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The Miami Dolphins decided receiver Jarvis Landry is worth any headaches he causes Jimmy Vesey Jersey , even if the cost is $16 million.

Landry was given a non-exclusive franchise tag Tuesday after leading the NFL with 112 catches in 2017. The move by the Dolphins came on the first day that teams could assign franchise tags.

The tag’s value is expected to be about $16 million. Landry made $894,000 last season.

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Landry has said he wanted to remain with the Dolphins, and they said they wanted him back. But his volatile personality has been cause for a concern – especially on a team that went 6-10 last year in part because of poor discipline.

Landry was ejected in the fourth quarter of the season finale, a loss to Buffalo, and coach Adam Gase said the episode was embarrassing and ”extremely bad.” But Landry was by far the highest-profile Dolphins player eligible for free agency Markus Granlund Jersey , and perhaps the best player on an offense that sputtered throughout 2017.

Miami still hopes to sign Landry to a multi-year deal, a person familiar with the team’s plans said. The person didn’t want to be identified because the Dolphins haven’t publicly discussed contract negotiations with Landry.

Landry had a franchise-record 112 catches and a career-high nine touchdowns in 2017, the final season of the contract he signed before his rookie season. He has been selected to three consecutive Pro Bowls and has 400 career receptions, a record for a fourth-year player.

The non-exclusive tag allows Landry to sign an offer sheet with another team. The Dolphins could match that offer, and if Landry leaves William Nylander Jersey , they would receive two first-round picks from his new team. Miami also could withdraw the tag.

Bob Lamey spent much of the last 35 years serving as the play-by-play voice of the Indianapolis Colts on radio before announcing his retirement on Sunday.

It turns out there may have been an impetus for the retirement announcement.

According to Jennie Runevitch of 13 WTHR, a radio employee accused Lamey of using a racial slur in the days preceding the announcement.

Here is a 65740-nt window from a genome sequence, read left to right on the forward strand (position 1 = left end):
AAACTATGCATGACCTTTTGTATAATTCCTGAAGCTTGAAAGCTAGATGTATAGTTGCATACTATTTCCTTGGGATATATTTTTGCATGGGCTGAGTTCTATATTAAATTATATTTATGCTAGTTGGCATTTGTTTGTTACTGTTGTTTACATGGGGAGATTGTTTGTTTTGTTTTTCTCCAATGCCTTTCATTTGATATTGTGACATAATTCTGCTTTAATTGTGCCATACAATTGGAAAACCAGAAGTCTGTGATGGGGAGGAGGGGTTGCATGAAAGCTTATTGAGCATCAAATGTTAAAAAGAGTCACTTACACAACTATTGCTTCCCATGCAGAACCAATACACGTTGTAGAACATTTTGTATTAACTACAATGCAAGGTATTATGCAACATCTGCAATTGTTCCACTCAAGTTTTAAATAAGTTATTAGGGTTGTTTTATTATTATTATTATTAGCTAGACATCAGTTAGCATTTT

The employee said Lamey was telling a story about his time working at Indianapolis Motor Speedway and a conversation Lamey had at the track.

“He had asked me if the mics were off and I said, ‘Yeah, I turned everything off. You’re fine’,” the employee recalled. “Bob Lamey’s describing this person saying he was asked in an interview , ‘Do you think anyone’s holding back their speed at [Indianapolis Motor Speedway] during quals? Do you think anyone’s holding back?’ And that person had replied ‘There aren’t any ‘blank’ in this race.”

“Blank,” in this instance, was the n-word.

The accusation was substantiated by a statement by Lamey’s attorney to Zak Keefer of the Indianapolis Star Tuesday night acknowledging that Lamey had used “an inappropriate word” in the retelling of a story to a friend off-air.

“It should be noted that Bob does want to acknowledge that while repeating a story whole off-the-air last week to a friend at a local radio station, he used an inappropriate word that had been used in the story,” attorney James H. Voyles said. “Bob immediately apologized to the people involved for the comment and would hope that this error in judgment would not tarnish his long-held reputation in the sports community where he has been known as an accurate and passionate reporter.”

The employee filed a complaint with the human resources department at Emmis Communications Youth Jamie McGinn Jersey , which followed up with the Colts about the incident.

“No legend. No person you look up to uses that kind of hurtful language at all,” she said. “It made me sick to my stomach.”

The statement from Lamey’s attorney also denied that Lamey was fired by the Colts.

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